Article: article from journal or magazin.
Long-term follow-up of depression in seasonal affective disorder.
Publication types: Journal Article ; Research Support, Non-U.S. Gov'tPublication Status: ppublish
Twenty-six patients diagnosed as having seasonal affective disorder (SAD) completed weekly depression self-ratings for at least 2.5 and up to 8.25 years. Seasonal recurrence of depression persisted in nine patients, seven remitted, four were chronically depressed, and six showed a diffuse pattern. The age at SAD onset and duration of SAD history before entry into this prospective study could not be identified as predictors of the subsequent course of the disease. Short-lasting, recurrent periods of depression could be identified in many of the long-term records. They were found primarily in autumn and winter in patients with either a persistent seasonal or a remitted pattern. In the core group of patients with persistent seasonal pattern, the onset and offset of depressive periods (DPs) were more variable than the DSM-III-R 60-day window criterion for seasonal pattern allows.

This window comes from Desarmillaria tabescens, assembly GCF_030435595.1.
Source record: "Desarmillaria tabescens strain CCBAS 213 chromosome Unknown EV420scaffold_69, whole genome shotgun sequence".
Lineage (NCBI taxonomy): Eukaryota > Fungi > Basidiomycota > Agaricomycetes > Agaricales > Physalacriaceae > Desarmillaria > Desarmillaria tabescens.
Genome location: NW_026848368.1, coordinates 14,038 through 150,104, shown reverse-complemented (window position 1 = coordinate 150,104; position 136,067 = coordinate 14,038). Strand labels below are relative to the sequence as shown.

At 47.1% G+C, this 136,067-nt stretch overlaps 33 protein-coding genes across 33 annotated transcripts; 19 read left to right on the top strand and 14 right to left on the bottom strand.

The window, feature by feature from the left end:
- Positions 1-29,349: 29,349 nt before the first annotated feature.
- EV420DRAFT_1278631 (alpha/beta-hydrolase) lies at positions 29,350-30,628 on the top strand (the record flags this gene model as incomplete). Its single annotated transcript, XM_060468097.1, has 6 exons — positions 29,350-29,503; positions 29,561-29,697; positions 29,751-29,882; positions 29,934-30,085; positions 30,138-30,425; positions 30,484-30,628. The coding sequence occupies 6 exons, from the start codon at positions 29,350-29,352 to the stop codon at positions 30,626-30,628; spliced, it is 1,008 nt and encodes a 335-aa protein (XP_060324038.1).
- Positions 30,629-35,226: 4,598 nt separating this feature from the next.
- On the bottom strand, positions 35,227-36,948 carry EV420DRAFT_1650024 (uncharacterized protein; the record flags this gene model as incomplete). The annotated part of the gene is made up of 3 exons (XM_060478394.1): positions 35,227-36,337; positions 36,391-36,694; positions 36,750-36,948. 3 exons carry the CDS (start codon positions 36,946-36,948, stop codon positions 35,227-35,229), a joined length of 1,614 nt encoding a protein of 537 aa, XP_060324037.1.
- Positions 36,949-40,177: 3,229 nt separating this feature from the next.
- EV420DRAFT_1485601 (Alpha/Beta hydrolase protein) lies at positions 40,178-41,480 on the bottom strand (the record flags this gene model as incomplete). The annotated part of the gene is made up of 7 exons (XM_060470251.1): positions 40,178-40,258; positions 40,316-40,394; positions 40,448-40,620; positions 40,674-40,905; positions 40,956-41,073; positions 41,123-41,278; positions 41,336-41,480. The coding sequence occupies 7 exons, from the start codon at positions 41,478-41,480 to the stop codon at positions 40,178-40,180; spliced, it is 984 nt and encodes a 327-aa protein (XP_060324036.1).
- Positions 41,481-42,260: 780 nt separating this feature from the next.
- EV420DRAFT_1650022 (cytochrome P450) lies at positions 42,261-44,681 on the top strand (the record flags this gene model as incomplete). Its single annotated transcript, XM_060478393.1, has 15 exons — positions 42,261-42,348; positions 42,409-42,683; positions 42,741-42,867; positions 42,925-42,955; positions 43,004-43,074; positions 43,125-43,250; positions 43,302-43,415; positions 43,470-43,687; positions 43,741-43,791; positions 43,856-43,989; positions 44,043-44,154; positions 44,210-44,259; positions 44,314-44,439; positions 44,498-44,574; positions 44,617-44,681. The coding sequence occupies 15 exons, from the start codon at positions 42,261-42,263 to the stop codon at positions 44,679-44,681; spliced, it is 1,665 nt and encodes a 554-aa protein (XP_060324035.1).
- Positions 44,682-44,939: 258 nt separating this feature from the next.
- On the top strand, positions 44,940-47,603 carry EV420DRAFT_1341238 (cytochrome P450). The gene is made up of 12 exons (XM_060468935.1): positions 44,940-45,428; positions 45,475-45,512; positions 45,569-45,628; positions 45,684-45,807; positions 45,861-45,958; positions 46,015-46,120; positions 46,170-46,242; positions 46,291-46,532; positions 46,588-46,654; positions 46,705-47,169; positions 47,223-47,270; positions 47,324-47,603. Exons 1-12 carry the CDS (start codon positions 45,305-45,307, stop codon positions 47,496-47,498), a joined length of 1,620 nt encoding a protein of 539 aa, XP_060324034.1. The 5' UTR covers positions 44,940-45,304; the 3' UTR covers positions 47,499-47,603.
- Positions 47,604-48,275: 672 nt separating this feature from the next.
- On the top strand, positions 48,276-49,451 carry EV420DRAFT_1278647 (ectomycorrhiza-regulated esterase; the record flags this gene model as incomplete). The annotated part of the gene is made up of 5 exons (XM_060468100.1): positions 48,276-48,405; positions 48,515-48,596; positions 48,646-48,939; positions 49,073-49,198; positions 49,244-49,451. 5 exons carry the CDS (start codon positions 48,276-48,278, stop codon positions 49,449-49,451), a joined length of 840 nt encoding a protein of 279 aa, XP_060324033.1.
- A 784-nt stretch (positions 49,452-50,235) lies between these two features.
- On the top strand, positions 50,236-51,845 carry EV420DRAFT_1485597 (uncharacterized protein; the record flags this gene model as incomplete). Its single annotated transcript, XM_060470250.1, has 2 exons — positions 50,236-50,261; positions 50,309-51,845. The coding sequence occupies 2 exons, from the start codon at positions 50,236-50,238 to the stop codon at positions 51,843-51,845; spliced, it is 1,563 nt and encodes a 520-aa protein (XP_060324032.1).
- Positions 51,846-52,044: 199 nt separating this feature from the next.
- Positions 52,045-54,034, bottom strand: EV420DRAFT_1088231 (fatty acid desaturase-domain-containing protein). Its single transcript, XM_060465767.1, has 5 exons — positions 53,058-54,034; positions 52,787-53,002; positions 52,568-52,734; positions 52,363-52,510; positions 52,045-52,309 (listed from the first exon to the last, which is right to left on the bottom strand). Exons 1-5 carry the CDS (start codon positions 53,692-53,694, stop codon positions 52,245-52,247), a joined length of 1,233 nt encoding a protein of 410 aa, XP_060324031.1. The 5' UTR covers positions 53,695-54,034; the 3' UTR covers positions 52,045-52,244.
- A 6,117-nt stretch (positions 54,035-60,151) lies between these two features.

Adult, Aged, Chronic Disease, Depressive Disorder/diagnosis, Depressive Disorder/psychology, Female, Follow-Up Studies, Humans, Long-Term Care, Male, Middle Aged, Personality Assessment, Phototherapy, Prospective Studies, Recurrence, Seasonal Affective Disorder/diagnosis, Seasonal Affective Disorder/psychology
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